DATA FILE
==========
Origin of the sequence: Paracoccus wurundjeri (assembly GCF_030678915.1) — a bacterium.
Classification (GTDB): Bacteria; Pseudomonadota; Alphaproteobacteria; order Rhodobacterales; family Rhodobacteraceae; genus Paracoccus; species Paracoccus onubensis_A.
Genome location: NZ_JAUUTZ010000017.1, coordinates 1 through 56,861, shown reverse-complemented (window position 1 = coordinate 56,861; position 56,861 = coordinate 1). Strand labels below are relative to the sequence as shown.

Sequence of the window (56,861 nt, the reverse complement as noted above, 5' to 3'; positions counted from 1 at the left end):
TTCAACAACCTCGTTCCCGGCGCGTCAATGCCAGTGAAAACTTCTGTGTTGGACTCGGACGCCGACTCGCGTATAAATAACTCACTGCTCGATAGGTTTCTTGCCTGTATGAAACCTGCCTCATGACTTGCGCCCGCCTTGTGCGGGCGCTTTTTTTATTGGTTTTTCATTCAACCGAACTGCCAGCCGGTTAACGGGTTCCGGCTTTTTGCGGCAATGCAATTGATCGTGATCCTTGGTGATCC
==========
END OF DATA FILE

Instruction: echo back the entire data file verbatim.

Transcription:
Origin of the sequence: Paracoccus wurundjeri (assembly GCF_030678915.1) — a bacterium.
Classification (GTDB): Bacteria; Pseudomonadota; Alphaproteobacteria; order Rhodobacterales; family Rhodobacteraceae; genus Paracoccus; species Paracoccus onubensis_A.
Genome location: NZ_JAUUTZ010000017.1, coordinates 1 through 56,861, shown reverse-complemented (window position 1 = coordinate 56,861; position 56,861 = coordinate 1). Strand labels below are relative to the sequence as shown.

Sequence of the window (56,861 nt, the reverse complement as noted above, 5' to 3'; positions counted from 1 at the left end):
TTCAACAACCTCGTTCCCGGCGCGTCAATGCCAGTGAAAACTTCTGTGTTGGACTCGGACGCCGACTCGCGTATAAATAACTCACTGCTCGATAGGTTTCTTGCCTGTATGAAACCTGCCTCATGACTTGCGCCCGCCTTGTGCGGGCGCTTTTTTTATTGGTTTTTCATTCAACCGAACTGCCAGCCGGTTAACGGGTTCCGGCTTTTTGCGGCAATGCAATTGATCGTGATCCTTGGTGATCC